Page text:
He made the announcement at a national “dialogue,” launched by Biya, on resolving a crisis that has left thousands dead

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Cameroon announces release of 330 detained separatists
(Photo by MARCO LONGARI / AFP)

President Paul Biya on Thursday ordered the release of several hundred detainees linked to the separatist crisis in Cameroon’s anglophone regions as talks on the turmoil ended their fourth day.

“The president has asked for the release of more than 330 people who have been arrested because of the troubles in the Northwest and Southwest” regions, Prime Minister Joseph Dion Ngute said.

He made the announcement at a national “dialogue,” launched by Biya, on resolving a crisis that has left thousands dead, driven hundreds of thousands from their homes and inflicted escalating economic damage.

The PM said Biya sought “a measure to calm (the situation)… while we continue our work.”

He read a statement first in French and then in English, and was given a standing ovation by many participants.

Separately, the president’s office issued a communique that said there were “333 persons concerned” by the measure.

And late Thursday, delegates adopted a resolution at the dialogue’s plenary session recommending “special status” for the English-speaking areas “aimed at re-enforcing the autonomy of administrative areas”.

Armed separatists in the Northwest and Southwest regions launched a campaign two years ago for independence from Cameroon, where French is the predominant language.

Biya’s government has responded with a crackdown that rights groups have fiercely condemned.

The International Crisis Group has estimated that nearly 3,000 people have been killed in violence committed by both sides and more than half a million people have fled their homes.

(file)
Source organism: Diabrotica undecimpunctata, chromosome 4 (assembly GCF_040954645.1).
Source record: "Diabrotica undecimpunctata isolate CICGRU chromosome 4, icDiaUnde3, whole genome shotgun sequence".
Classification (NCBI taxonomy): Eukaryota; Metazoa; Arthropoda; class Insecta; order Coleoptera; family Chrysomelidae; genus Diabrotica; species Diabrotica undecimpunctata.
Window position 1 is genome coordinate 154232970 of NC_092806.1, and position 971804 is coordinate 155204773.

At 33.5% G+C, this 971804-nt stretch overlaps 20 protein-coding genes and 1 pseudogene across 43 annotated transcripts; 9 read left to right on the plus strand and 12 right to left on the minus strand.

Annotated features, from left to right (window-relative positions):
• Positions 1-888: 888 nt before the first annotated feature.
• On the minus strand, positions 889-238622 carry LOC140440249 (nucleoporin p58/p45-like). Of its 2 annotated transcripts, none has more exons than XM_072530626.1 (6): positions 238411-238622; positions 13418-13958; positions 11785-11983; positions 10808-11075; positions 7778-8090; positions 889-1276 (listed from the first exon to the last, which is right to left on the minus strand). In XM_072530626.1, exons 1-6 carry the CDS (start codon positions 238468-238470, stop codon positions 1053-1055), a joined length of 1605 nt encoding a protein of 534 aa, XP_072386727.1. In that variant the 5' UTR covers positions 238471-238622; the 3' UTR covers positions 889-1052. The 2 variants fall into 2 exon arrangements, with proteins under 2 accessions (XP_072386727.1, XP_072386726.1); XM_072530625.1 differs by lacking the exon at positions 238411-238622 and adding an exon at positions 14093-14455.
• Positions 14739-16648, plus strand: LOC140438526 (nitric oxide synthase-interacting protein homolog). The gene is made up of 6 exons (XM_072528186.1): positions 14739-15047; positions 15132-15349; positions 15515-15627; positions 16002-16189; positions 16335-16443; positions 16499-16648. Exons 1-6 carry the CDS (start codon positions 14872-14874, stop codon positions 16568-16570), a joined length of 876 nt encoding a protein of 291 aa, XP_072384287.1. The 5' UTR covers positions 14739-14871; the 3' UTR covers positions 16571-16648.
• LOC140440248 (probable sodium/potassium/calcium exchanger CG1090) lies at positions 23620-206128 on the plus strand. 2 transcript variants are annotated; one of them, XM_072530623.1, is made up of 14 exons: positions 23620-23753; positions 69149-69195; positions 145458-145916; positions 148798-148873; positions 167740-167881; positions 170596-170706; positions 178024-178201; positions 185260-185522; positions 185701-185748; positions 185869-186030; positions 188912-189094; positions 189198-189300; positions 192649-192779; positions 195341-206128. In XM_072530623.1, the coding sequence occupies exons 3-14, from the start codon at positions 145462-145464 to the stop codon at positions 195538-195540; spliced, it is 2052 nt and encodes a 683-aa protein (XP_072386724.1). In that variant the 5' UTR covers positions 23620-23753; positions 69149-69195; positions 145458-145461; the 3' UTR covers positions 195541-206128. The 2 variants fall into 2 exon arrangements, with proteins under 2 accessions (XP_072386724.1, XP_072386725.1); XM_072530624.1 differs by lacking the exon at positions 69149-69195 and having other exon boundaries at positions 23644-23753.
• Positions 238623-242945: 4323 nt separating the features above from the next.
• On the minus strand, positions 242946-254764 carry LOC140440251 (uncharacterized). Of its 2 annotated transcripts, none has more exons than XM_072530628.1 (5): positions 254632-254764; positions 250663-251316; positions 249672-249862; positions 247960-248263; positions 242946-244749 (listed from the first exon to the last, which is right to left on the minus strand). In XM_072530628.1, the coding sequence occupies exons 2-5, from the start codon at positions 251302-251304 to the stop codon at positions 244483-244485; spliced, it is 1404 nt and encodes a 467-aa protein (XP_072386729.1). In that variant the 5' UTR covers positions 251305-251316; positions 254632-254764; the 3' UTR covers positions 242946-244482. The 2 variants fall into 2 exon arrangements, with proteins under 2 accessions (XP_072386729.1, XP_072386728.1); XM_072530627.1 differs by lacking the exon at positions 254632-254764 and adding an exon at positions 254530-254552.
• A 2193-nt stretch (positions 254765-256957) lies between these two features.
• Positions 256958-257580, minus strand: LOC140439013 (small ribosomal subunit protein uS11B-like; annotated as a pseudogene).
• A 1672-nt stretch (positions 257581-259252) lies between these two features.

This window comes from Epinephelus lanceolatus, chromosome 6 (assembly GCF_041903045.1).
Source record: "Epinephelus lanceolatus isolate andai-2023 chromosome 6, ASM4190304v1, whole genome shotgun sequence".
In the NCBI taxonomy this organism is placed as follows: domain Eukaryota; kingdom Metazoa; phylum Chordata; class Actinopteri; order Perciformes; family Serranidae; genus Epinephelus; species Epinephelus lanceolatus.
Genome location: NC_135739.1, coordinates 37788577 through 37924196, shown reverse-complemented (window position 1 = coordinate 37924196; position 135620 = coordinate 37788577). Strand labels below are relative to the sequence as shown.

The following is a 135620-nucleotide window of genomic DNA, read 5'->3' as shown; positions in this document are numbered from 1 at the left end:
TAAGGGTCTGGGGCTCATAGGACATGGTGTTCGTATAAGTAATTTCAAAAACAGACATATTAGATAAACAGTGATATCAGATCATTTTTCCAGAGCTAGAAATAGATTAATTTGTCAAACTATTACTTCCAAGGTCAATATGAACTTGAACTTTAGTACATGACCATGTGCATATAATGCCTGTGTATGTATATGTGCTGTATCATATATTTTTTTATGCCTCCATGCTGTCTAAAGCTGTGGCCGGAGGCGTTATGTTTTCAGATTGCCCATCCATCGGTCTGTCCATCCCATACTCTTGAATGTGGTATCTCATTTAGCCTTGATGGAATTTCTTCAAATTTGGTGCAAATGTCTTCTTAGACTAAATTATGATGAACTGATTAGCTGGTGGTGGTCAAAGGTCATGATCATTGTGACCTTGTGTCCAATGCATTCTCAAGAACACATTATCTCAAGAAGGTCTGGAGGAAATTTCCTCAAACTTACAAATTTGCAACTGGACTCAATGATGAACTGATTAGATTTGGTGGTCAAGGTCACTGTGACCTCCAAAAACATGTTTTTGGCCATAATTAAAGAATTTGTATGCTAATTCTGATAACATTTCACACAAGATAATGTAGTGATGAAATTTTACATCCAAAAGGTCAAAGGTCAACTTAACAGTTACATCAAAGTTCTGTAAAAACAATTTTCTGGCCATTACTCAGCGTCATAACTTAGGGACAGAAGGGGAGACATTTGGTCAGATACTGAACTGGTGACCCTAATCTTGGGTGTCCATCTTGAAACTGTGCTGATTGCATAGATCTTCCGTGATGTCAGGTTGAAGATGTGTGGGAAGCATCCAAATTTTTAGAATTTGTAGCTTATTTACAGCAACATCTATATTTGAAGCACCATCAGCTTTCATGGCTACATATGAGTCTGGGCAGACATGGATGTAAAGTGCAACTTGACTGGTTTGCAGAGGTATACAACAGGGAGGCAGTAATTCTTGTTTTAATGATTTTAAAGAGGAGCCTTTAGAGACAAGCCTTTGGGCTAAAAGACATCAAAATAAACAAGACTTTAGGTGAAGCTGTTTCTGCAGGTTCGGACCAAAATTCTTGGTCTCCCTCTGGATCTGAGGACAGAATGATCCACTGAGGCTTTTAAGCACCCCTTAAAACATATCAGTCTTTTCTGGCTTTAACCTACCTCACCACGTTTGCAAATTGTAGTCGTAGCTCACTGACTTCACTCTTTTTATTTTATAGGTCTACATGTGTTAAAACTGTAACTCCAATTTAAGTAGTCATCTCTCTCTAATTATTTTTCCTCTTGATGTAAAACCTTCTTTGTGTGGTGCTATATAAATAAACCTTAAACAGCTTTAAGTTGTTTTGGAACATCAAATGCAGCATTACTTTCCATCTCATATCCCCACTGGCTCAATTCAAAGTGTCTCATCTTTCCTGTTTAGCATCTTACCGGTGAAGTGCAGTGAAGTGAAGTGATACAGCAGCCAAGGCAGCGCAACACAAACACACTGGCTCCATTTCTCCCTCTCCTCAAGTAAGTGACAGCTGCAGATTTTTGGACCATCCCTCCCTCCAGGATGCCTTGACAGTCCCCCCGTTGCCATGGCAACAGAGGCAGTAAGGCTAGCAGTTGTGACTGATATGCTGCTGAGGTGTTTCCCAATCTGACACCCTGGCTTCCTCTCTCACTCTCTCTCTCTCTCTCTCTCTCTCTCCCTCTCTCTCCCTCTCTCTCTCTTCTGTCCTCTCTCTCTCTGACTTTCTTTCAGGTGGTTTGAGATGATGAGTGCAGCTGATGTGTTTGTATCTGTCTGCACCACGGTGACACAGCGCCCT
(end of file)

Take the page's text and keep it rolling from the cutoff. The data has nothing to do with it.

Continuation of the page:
Biya’s “dialogue,” which opened on Monday and is scheduled to end on Friday, brings together political groups, civil society and religious groups, as well as representatives of the armed forces.

But armed rebel groups have snubbed the forum, and analysts have questioned whether the initiative can achieve much while the main separatist leaders are behind bars.

“We welcome the decision by the president to release 330 anglophone detainees. It is a step in the right direction,” Felix Agbor Nkongho, a leading anglophone lawyer and human-rights defender who is taking part in the forum, told reporters.

“But we call for a general amnesty to all those in detention and those in the diaspora under investigation.”

Detained leaders –

In August, secessionist leader Julius Ayuk Tabe — the self-proclaimed president of “Ambazonia” — was sentenced to life in prison along with nine of his supporters.

Biya, in his announcement of the “dialogue” on September 10, made no mention of any release of these figures, although he reiterated an offer to “pardon” any separatists who voluntarily lay down their arms.

English-speakers account for about a fifth of Cameroon’s population of 24 million.

They are mainly concentrated in the Northwest and Southwest regions, which were folded into Cameroon after the colonial era in Africa wound down six decades ago. 

Resentment has festered there for years among English-speakers who complain of discrimination and marginalisation, especially in education, the judiciary and economic opportunities.

Biya, 86, who has been in power for nearly 37 years, has repeatedly refused demands for decentralisation or a return to a federal structure — a move blamed for radicalisation of the anglophone movement.